For the sixth day in a row, the price of gold has skyrocketed. On Monday, the precious metal climbed to a 30-year high as fiat paper money values tumbled. Gold for immediate delivery rose as much as 0.3 percent to an all-time high $1,300.15 an ounce.
“There is a net devaluing of currencies,” James Moore, an analyst at TheBullionDesk.com in London. told Bloomberg this morning. Gold gained as Ireland prepares to bail out Anglo Irish Bank Corp. and speculation other European banks lack adequate capital.
The dollar fell after Ben Bernanke announced the Federal Reserve is prepared to launch a new round of quantitative easing by buying millions of dollars of bonds.
The Federal Open Market Committee’s September 21 statement said it “will continue to monitor the economic outlook and financial developments and is prepared to provide additional accommodation if needed to support the economic recovery.” Quantitative easing is a term used when the Fed increases the size of the money supply and floods financial institutions with capital in order to promote increased lending and liquidity.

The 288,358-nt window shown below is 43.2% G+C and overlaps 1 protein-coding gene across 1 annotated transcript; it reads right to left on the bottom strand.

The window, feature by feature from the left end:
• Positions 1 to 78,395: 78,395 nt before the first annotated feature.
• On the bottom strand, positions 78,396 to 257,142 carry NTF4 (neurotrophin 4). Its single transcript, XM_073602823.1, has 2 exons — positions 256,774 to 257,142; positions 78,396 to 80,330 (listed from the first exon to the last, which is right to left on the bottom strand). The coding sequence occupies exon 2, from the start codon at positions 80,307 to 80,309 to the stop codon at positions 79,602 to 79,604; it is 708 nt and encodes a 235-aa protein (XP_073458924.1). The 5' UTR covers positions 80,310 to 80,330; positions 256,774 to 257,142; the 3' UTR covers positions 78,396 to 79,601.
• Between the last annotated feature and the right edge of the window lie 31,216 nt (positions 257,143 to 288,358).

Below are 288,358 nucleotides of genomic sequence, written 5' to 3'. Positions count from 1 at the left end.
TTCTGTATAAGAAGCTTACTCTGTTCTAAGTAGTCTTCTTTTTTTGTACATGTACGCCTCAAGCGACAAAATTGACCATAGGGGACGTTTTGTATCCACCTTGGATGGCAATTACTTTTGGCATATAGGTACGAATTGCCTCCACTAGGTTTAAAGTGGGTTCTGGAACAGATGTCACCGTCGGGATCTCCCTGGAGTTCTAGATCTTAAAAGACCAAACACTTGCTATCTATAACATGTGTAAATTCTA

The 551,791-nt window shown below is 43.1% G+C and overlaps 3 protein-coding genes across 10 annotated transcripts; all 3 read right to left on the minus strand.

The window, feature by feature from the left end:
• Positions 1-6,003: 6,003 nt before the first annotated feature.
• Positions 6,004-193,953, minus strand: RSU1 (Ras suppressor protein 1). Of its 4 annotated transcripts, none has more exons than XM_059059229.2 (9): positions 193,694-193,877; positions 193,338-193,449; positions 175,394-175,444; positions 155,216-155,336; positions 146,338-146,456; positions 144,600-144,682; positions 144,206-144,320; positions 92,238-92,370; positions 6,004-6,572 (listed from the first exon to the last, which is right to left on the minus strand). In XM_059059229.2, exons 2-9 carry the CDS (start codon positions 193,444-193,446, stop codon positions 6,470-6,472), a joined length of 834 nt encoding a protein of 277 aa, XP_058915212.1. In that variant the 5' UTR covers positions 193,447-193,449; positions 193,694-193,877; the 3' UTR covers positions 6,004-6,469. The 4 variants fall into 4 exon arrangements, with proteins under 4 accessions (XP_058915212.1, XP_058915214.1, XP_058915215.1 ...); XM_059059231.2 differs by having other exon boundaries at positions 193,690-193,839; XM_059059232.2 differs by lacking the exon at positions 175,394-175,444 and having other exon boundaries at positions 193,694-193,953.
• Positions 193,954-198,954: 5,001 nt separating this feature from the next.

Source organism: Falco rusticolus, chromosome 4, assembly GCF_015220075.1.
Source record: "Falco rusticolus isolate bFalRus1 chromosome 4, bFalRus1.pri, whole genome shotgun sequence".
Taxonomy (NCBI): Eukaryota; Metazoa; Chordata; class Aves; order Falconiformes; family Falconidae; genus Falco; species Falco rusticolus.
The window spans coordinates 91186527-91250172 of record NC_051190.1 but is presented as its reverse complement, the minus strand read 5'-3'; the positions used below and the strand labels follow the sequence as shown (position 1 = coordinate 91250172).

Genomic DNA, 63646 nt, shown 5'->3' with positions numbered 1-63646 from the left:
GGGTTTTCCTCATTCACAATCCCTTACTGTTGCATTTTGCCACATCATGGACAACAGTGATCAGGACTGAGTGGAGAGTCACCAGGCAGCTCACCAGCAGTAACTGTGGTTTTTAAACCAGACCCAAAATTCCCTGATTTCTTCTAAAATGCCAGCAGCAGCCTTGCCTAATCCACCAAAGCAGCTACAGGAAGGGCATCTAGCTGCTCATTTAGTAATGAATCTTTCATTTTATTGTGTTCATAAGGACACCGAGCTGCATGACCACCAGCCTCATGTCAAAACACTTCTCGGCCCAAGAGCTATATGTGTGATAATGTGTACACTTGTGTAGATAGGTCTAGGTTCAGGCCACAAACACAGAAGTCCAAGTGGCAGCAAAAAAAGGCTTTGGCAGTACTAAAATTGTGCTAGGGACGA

It should be noted that the Fed used quantitative easing during the first Great Depression. The Fed began to purchase securities in the open market in April of 1933 and eventually shifted to the Treasury and the White House through gold purchases. On August 28, 1933, Roosevelt moved to confiscate all gold held by citizens.
JPMorgan Chase & Co. said there is a 75 percent chance that the Fed will start another round of “asset purchases” before the end of this year to boost the economy, supporting Treasury bond prices, according to Bloomberg.
However, as Bob Chapman of the International Forecaster noted earlier this month, the Fed effort is doomed to fail in a spectacular way. “What the Fed has been approaching since June is a ‘liquidity trap.’ That is when loans are offered to business and they refuse to borrow. They stop using credit because they question the future of the economy, their government and the specter of new taxes in the future. Money and credit is available, but few want to assume the risks to borrow,” writes Chapman.